• each purpose for processing should be explained, where cookies or similar tracking technologies are used, and users should be able to express their choice regarding each purpose;
  • pre-checked boxes and default-enabled sliders do not comply with European law, as clarified by the Planet 49 decision of the Court of Justice of the European Union (CJEU).
  • ideally, the CMP should facilitate providing layered information regarding cookies, enabling the user to drill down and receive more granular information as needed;

A common problem Trilateral has seen in our work in this area is that website operators may deploy a CMP tool and assume that they are then compliant. The DPC, in their cookie sweep report, has observed the same phenomenon and notes that these tools do not work on a one-size fits-all basis – they need to be tailored to the needs of the controller. In addition, Trilateral advises that CMP tools should be configured with input from individuals who have the requisite knowledge and experience to configure such tools correctly, accounting for data protection and ePrivacy law. We would also recommend that changes to cookies and similar technologies on web properties are managed through appropriate change management procedures, involving key individuals, and not leaving sole responsibility for these changes with developers. Trilateral offers outsourced DPO and DPO Assist services to support your organisation’s internal data protection team in configuring and aligning your site with the latest data protection regulations.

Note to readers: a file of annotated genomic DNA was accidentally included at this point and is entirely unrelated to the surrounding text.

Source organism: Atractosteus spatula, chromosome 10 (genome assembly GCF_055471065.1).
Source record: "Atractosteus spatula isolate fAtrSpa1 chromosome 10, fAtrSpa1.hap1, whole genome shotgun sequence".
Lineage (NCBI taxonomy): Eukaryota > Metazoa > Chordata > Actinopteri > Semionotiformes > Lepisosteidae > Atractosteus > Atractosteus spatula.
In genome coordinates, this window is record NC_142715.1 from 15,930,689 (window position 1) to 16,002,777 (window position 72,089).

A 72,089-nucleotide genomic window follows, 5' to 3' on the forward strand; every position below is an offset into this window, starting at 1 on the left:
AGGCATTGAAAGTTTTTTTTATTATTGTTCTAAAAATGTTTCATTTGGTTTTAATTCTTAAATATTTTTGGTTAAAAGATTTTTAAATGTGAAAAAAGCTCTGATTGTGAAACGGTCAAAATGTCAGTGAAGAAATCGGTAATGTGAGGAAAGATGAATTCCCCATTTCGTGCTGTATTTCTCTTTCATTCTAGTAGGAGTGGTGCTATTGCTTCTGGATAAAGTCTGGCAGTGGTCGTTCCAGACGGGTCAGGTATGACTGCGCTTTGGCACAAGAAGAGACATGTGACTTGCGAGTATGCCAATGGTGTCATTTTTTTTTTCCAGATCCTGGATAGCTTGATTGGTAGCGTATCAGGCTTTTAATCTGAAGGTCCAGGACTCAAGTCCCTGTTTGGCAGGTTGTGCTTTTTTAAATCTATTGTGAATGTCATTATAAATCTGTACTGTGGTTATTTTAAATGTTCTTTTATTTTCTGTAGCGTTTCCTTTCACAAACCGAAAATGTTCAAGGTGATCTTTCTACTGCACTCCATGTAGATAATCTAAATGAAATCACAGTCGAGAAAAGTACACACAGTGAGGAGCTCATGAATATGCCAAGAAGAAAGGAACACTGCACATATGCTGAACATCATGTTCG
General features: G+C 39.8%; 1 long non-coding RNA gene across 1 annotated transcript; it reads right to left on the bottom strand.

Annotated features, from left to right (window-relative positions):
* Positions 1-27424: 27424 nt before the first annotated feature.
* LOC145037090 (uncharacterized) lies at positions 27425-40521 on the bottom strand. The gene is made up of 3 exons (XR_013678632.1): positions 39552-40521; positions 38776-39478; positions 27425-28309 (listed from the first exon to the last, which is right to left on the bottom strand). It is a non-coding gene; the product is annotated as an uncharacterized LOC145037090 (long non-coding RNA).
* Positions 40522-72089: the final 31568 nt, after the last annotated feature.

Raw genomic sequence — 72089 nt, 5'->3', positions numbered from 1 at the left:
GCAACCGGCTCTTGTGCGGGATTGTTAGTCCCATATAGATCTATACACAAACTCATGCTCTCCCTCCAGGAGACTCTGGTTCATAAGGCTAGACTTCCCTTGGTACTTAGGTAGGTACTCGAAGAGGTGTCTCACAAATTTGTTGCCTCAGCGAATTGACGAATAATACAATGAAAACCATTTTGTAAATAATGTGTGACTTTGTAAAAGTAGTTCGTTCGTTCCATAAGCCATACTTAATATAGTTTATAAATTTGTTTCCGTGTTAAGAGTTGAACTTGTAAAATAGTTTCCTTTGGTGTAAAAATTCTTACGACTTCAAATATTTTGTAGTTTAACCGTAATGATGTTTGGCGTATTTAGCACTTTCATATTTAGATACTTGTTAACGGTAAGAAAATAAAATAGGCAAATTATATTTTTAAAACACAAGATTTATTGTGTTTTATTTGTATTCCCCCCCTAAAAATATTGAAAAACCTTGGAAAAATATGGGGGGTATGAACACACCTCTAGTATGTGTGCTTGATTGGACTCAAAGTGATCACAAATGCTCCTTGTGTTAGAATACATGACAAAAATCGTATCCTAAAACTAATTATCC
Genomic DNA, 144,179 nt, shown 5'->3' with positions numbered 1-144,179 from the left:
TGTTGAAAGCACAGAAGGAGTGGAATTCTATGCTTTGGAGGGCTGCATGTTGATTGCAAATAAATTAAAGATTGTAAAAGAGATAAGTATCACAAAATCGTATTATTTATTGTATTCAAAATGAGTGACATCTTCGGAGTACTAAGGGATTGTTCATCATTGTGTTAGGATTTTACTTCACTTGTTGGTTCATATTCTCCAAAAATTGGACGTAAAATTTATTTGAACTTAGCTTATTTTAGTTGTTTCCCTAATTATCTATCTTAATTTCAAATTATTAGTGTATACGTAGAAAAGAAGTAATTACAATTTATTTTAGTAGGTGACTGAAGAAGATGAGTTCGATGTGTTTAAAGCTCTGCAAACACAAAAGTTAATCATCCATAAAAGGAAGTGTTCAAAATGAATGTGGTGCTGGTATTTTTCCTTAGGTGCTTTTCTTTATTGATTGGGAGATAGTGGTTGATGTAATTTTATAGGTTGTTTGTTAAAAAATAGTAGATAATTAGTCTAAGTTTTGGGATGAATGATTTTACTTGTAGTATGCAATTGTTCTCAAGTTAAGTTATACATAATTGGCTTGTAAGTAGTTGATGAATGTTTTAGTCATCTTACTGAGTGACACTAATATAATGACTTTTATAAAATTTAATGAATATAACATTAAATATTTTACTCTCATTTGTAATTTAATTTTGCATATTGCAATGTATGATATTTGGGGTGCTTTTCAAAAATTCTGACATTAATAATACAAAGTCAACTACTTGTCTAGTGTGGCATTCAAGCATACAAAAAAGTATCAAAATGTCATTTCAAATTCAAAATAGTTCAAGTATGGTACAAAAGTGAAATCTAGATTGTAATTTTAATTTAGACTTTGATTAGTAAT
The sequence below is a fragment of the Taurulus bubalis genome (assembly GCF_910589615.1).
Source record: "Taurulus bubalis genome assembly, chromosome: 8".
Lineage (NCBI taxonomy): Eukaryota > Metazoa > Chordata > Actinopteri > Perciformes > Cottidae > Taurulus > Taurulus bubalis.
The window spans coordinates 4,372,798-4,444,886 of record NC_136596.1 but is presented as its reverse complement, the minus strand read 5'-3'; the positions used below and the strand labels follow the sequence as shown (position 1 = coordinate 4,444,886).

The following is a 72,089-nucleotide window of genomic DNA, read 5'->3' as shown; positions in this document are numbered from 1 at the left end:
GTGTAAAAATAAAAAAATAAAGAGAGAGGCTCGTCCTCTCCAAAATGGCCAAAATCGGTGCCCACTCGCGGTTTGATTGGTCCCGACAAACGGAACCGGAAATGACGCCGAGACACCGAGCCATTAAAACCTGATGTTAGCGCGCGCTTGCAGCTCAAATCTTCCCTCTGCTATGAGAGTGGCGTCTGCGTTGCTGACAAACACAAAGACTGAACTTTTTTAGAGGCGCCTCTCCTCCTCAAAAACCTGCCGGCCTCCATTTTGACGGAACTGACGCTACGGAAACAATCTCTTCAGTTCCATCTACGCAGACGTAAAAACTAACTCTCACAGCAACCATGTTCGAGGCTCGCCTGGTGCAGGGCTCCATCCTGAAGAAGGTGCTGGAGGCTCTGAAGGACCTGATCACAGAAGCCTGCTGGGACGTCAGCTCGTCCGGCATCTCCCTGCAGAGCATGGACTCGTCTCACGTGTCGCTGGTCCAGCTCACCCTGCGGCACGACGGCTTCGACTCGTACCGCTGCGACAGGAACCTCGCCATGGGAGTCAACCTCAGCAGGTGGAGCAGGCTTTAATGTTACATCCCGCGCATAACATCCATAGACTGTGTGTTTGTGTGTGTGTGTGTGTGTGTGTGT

Further Design Considerations

Website operators should ensure that the design and user experience of the cookie banner and consent management platform meet requirements.  This includes ensuring that:

  • users are presented with a clear and equal choice with regards to accepting or rejecting cookies – no ‘nudging techniques’ should be used and as such, equal prominence should be given to accept and reject options;
  • cookie banners should not obscure access to privacy or cookie policies;
  • if the cookie banner links to further information about privacy or cookies, this information should not be obscured by other site features (e.g. chatbots);
  • cookie banners should not give a single option such as ‘Accept’, ‘OK’, ‘Got it’ etc. These are not compliant;
  • at a minimum, the user should be provided with the option to reject non-necessary cookies;
  • where necessary, users are able to give consent to each purpose that cookies or similar tracking technologies are used;
  • where a user has not consented to the use of a cookie that results in functionality not being able to be provided (e.g. an embedded video from an external service), consider how to facilitate the user subsequently giving their consent. For example, in the case of embedded videos, allow the user to express their consent at the position where the embedded video would display;